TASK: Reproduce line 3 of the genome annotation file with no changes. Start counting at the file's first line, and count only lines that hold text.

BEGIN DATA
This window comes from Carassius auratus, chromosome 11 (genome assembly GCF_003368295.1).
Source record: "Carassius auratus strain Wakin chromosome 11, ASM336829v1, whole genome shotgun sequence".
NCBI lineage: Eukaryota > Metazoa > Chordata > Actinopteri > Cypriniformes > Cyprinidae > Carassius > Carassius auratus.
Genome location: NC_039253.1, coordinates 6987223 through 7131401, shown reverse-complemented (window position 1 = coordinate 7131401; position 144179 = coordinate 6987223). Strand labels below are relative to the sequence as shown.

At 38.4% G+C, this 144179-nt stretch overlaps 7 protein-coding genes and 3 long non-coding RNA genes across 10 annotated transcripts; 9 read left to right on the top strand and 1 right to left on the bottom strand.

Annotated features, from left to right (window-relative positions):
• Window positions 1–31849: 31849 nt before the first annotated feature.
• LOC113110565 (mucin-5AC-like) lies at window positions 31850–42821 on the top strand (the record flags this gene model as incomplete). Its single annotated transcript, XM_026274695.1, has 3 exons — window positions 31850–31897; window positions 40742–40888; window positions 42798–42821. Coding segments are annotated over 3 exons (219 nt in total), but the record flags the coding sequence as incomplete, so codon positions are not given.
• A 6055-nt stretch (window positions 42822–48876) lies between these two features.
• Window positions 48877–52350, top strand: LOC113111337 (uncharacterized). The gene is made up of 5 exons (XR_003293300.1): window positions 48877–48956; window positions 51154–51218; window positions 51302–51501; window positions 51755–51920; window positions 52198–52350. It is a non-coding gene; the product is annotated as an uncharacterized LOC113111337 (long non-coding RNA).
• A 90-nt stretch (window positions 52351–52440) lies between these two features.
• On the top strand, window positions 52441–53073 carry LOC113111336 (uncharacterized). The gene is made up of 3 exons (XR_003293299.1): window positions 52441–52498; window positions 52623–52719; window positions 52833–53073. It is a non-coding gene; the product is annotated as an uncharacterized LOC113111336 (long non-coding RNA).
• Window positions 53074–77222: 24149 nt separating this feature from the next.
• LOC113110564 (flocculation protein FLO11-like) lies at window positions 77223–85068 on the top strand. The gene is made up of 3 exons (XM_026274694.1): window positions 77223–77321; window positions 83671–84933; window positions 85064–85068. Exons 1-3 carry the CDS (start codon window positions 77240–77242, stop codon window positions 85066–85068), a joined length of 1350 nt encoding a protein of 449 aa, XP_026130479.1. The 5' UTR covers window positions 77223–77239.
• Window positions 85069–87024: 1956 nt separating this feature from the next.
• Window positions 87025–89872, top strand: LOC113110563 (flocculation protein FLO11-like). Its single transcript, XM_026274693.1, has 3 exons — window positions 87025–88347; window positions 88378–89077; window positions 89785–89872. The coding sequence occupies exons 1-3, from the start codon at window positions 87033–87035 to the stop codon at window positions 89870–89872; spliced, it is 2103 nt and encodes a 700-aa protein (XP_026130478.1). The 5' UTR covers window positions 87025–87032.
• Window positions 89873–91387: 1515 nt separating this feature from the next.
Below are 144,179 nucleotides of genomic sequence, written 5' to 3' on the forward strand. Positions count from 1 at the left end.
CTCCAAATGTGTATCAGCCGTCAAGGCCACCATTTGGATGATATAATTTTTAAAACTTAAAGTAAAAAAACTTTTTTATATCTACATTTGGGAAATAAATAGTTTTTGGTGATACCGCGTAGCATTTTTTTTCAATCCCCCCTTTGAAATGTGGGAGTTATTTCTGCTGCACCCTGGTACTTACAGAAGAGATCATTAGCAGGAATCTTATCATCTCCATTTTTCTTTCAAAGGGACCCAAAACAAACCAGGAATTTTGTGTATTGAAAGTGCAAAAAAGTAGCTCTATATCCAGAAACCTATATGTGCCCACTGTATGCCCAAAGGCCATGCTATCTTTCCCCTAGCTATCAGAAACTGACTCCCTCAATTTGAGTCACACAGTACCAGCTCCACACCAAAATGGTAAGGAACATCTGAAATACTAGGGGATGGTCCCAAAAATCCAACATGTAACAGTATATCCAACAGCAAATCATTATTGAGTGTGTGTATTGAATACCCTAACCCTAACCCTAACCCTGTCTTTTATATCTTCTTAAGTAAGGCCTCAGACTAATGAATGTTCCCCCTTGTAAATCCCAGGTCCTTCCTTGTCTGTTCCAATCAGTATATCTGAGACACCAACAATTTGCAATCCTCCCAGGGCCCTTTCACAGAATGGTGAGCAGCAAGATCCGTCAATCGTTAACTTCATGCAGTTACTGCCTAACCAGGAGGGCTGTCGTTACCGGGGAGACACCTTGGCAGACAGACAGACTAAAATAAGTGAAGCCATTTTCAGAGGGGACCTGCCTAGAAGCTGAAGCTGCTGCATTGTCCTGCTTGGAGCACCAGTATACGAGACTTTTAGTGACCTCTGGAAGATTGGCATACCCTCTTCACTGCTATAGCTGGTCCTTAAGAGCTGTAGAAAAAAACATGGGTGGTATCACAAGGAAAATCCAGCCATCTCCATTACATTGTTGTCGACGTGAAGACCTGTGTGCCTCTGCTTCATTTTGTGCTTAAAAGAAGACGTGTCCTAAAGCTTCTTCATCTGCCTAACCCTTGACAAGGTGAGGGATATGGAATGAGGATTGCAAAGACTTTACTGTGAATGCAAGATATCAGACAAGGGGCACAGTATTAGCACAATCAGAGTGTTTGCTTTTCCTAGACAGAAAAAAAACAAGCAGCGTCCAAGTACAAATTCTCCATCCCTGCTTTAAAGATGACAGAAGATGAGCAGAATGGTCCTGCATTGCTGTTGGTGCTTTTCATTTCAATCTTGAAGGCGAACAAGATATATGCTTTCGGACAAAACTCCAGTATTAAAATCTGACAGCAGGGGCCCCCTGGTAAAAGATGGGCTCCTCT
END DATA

NCBI lineage: Eukaryota > Metazoa > Chordata > Actinopteri > Cypriniformes > Cyprinidae > Carassius > Carassius auratus.